Project week

Project week has been very straight forward and easy to plan. Despite some issues in the begging regarding our location and members, everything has run smoothly thus far. I, as the first aider, had to partake in the 9-hour training course where we learnt the basics of first aid and how to handle certain situations. As we are undertaking some dangerous activities such as hiking, rafting abseiling and caving, I had to learn how to be prepared for a wide range of possible problems.

As mentioned, we as a group have decided to do a much more activity-based project week, spending time having fun rather than doing service. Although we are building houses to fill out the service requirements, it is not the main focus of our trip. I personally am looking forward to the hiking and caving portions of our trip and somewhat dreading the rafting. I hate water and water-based sports but did not want to cause any controversy in the group so I just went along.

The members of my group have all worked collaboratively on the booking and planning of the trip. This contributes itself to the smooth and easy nature of the planning stage and hopefully lends itself to a successful project week.


Planning Document:

EE day: Exit Ticket

One thing I’ve learned…

One thing I have learnt during EE day is that the collection of data is much more difficult than I had expected. It has been very difficult to identify and utilise helpful pieces of data due to the incredible amount of it that I have at my disposal. As my EE is based on secondary data, I must rely on the accuracy and precision of pre-recorded information, as such it is paramount that I ensure that the sources used are not only reliable but also recent and backed up with numerous trials and relevant information.

What I’m proud of…

I have been able to construct a good format on which my EE will be based and written. Additionally, I am proud of the introduction I have written/ begun to write. Although it is not yet complete, I believe it encompasses the totality of what it needs to and provides an accurate and in-depth introduction to the topic that I will cover.


What I’ll be doing next…

Next, I will begin work on creating economic models and obtaining/ writing information relating to the separate production pathways utilised in the creation of plastics and plastic alternatives. I will also be working on my body paragraphs and ensuring the correct ideas and message is conveyed and evaluated throughout.

Home Gym: First reflection

I have been going to the gym every second day for the past 6 weeks to develop my overall stamina and strength. I have been mainly focusing on strength training as I am someone with naturally high stamina and aim to develop myself into an overall allrounder. The aim of my strength training is to aid in my other activities such as softball and boxing.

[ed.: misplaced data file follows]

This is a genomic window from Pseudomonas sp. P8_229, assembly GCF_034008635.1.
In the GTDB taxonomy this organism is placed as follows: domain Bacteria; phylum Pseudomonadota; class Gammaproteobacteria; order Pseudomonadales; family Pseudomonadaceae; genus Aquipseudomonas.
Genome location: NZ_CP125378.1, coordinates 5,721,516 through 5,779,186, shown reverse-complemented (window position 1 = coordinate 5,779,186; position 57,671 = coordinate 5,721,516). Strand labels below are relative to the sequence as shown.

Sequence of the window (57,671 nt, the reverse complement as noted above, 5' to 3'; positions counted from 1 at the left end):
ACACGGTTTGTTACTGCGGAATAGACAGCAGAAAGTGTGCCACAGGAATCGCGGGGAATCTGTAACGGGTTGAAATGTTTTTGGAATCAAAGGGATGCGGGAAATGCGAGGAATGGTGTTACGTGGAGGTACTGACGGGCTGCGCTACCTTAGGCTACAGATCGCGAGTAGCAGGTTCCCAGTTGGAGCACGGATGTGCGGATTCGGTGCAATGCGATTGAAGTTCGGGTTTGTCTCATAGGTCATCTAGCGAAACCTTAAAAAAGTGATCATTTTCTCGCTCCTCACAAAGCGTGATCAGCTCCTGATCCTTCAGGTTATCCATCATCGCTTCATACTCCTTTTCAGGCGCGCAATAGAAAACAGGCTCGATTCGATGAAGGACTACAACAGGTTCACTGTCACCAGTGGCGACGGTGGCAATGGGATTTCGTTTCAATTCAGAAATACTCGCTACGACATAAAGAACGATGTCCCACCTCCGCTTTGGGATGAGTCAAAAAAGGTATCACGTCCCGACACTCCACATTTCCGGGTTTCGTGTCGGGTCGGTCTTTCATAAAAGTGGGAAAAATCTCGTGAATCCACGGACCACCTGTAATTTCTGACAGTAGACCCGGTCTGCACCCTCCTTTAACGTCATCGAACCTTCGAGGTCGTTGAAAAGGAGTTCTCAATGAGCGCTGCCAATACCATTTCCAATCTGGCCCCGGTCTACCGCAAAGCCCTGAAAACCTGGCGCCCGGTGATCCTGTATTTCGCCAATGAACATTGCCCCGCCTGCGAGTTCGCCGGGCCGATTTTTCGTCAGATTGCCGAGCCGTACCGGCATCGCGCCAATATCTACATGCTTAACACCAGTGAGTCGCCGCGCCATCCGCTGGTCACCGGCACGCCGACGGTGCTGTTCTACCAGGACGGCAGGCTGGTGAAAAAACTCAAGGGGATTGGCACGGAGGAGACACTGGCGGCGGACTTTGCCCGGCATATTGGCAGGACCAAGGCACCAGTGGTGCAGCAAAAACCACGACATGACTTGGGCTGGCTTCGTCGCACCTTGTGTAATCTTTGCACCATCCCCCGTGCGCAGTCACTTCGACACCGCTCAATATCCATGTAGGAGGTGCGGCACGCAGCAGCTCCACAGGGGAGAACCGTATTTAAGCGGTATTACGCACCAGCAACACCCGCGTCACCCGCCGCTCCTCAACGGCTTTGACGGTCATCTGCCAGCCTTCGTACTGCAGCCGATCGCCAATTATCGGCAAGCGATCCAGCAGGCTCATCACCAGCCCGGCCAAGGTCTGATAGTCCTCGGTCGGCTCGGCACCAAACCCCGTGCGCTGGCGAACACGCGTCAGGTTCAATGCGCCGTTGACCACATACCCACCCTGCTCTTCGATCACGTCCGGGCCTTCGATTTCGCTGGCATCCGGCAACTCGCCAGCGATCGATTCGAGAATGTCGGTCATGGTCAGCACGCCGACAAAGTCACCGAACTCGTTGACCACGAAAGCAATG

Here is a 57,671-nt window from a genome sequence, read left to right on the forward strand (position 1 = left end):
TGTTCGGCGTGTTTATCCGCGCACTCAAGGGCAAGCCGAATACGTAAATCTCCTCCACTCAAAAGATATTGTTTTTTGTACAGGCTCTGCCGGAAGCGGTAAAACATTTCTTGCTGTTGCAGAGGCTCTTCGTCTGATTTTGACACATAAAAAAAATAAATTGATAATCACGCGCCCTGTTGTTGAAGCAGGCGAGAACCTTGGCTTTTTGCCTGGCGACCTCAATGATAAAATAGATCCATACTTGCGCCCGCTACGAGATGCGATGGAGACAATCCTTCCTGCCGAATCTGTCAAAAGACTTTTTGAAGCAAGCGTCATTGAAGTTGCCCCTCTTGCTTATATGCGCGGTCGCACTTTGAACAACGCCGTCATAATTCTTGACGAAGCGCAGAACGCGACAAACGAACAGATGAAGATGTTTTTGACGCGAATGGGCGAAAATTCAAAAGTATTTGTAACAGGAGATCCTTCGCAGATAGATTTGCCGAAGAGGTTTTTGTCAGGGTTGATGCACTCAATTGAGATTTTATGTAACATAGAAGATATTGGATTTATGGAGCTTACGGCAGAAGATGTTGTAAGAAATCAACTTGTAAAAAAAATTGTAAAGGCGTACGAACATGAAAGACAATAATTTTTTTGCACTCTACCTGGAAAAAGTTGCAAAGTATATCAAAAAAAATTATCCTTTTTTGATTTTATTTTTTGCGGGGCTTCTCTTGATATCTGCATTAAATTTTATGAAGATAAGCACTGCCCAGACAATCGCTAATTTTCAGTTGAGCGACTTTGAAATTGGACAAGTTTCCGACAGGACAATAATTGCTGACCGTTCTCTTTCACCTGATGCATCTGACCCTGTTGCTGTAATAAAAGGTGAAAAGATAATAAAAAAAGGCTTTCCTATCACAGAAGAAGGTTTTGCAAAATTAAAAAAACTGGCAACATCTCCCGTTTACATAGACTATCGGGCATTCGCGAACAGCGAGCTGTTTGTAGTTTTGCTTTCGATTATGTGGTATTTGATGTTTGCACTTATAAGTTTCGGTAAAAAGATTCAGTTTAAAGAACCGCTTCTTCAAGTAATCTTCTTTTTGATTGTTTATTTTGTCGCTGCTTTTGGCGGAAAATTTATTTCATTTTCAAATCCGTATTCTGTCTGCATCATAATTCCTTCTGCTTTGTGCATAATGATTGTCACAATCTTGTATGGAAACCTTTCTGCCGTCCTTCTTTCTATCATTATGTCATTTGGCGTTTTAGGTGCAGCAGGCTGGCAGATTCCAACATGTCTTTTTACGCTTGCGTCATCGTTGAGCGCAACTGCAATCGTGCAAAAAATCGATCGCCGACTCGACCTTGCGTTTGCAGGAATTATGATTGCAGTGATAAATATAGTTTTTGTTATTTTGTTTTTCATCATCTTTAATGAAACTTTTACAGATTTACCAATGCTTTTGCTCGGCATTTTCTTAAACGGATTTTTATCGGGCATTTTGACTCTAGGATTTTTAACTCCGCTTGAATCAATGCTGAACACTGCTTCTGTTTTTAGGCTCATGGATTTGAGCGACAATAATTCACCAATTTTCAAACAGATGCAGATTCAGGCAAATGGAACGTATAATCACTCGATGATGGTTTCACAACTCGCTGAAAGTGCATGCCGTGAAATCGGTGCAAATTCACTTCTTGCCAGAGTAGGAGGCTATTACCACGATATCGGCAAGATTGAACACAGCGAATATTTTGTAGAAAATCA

I have focused my strength training on my back and shoulders. This is as I was born with slight scoliosis and have had very weak shoulders since I was young. I wanted to develop this as it is a real weakness and affects my ability to throw repeatedly in quick succession, something that is quite important in things such as softball and AFL. The first 3 weeks of my training focused on the upper body.

First 3 weeks to develop a basis

  • 1 Bench press.* 10 (25kg)
  • 2 Bent-over row.
  • 3 Overhead press.
  • 4 Lateral raise.
  • 5 Seated dumbbell overhead press. (10kg)
  • 6 Dumbbell triceps extension. *10 (15kg)
  • 7 Pull-up. *15
  • 8 Barbell biceps curl. *10 (15kg)
  • 9 Push up *45

After this, I gradually increased the weight used by up to 5 kg. Although the training itself was not too difficult as I have been doing similar strength training for a while on and off, keeping the routine proved itself difficult. The fact that I had a set plan and schedule help a lot during the first few weeks while I was still making this a habit. I believe this shows LO3 and LO4 as I not only had to create a plan but stick to it.

On the fourth week, I introduced a lower body element as well.

  1. Barbell Back Squat: 3-5 sets of 6-8 reps.
  2. Romanian Deadlift: 2-4 sets of 8-10 reps.
  3. Bulgarian Split Squat: 2-4 sets of 6-10 reps.
  4. Glute Ham Raise: 2-4 sets of 8-12 reps.
  5. Standing Single Leg Calf Raise: 2-4 sets of 6-10 reps.
  6. Seated Calf Raise: 2-4 sets of 10-15 reps.